A Blog by the Editor of The Middle East Journal

Putting Middle Eastern Events in Cultural and Historical Context

Tuesday, April 9, 2013

Aftershocks of the Cathedral Clashes

Many Egyptians seem to be taking a hard look at their growing sectarian polarization in the wake of Sunday's clashes at the Coptic Cathedral in Abbasiyya; despite years of violence, church burinngs and sectarian clashes, the attack on the central shrine of the Coptic Church and seat of the Coptic Pope are perceived as crossing previous red lines.

Pope Tawadros has directly criticized President Morsi over the government's failure to protect the church; he has accused Morsi of a "dereliction of duty." The Pope also canceled his weekly Wednesday sermon.

Others are trying to discern the meaning of the clashes. At Abu Dhabi's The National, Issandr El Amrani blames social fragmentation:
The attack on the Cathedral of St Mark in Cairo on Sunday was in one respect a watershed: never before has what is essentially the headquarters of the Coptic Orthodox Church been attacked in this manner.

But in most other ways, the sentiment many Egyptians feel is one of dazed, if horrified, familiarity. There simply have been too many such attacks in the recent past.
At Jadaliyya,  Paul Sedra sees the problem as revealing a disappearing concept of citizenship:
I have written before in these pages about Egyptian sectarianism, its modern origins and recent manifestations. The impulse to lay the blame for this sectarianism at the feet of the Muslim Brotherhood is strong and, in my view, not without justification, particularly given the sectarian incitement in which the organization has engaged since its rise to power. Indeed, only two weeks ago, Amnesty International issued a press release directed at Egypt’s rulers whose title read, “Egypt’s Coptic Christians must be protected from sectarian violence.”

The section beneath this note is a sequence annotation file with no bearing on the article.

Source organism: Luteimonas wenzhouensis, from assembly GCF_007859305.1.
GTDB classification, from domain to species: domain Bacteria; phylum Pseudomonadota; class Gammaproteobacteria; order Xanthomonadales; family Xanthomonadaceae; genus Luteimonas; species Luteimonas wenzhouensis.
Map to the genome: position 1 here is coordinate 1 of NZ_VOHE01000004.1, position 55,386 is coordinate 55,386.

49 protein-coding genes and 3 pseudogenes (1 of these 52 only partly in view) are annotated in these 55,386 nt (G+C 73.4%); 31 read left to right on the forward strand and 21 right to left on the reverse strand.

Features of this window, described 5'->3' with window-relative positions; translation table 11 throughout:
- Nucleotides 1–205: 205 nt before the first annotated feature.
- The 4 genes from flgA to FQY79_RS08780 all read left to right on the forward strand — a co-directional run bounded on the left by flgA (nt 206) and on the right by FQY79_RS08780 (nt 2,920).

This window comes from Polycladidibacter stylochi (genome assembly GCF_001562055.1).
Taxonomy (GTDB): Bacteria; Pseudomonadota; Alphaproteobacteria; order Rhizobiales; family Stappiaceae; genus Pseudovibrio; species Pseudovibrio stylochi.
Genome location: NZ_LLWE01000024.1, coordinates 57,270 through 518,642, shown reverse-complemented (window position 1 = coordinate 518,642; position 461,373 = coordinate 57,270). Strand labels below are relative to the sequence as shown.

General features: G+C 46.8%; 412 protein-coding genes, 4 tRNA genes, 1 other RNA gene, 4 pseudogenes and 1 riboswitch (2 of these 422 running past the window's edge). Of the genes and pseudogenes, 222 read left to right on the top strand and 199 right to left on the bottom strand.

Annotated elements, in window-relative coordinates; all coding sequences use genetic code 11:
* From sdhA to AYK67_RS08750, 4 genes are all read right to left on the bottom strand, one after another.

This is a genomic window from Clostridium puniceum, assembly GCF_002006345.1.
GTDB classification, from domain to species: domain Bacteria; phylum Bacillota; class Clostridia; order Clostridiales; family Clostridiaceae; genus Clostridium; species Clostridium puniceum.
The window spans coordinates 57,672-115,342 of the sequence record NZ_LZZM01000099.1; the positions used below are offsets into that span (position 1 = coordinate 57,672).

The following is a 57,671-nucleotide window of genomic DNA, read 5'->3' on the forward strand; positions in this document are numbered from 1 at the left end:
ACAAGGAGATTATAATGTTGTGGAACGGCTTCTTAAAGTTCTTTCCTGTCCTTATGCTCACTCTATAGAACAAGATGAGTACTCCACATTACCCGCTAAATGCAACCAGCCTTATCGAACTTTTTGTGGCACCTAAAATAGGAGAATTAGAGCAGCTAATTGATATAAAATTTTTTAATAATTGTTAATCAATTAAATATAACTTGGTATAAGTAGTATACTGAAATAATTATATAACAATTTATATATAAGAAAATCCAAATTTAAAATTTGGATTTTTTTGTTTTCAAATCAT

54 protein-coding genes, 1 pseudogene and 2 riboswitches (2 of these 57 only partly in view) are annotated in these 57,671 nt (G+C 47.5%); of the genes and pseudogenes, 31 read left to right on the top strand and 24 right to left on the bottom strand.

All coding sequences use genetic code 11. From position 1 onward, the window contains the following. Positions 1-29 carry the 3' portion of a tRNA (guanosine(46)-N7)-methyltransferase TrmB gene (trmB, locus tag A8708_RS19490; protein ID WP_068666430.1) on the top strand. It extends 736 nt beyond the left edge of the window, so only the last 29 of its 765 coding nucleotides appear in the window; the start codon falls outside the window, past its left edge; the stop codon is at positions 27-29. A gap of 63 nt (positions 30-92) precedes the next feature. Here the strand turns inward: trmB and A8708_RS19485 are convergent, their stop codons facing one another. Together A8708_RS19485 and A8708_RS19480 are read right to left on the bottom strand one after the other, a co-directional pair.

But the language of that title points to a tendency that, I would venture, bears nearly as much responsibility for the current violence as the Brotherhood. The notion of “protection” referenced by Amnesty conjures up an image of Coptic Christians in Egypt as an inert, monolithic bloc – a bloc whose leadership is assumed to reside with the Church. What is missing here is the notion of citizenship – the notion of Copts as Egyptian citizens, equal before Egyptian law and the Egyptian state to their Muslim compatriots.
The Atlantic Council posts Wael Eskandar's eyewitness account of the fight at the Cathedral.

Islamist-Coptic violence  was present throughout the entire Mubarak era, but so long as it was isolated in distant villages, many Egyptians could dismiss it as exaggerated accounts by Christians, and remain in denial that Egyptian society has deep divisions on sectarian lines. The Abbasiyya confrontations may have finally ended that denial. The growing Islamist complaints about Egypt's minuscule Shi‘ite population, ludicrous as it seems, suggests that for Salafis at least the "Egyptian" identity is far less important than the Islamic identity; but unlike the tiny Shi‘ite minority, the Copts are the largest Christian community in the Middle East, and play a major role in Egyptian society. Denial is increasingly difficult, and now Pope Tawadros has openly laid the responsibility for the lack of security at the Cathedral at the door of the Presidency.

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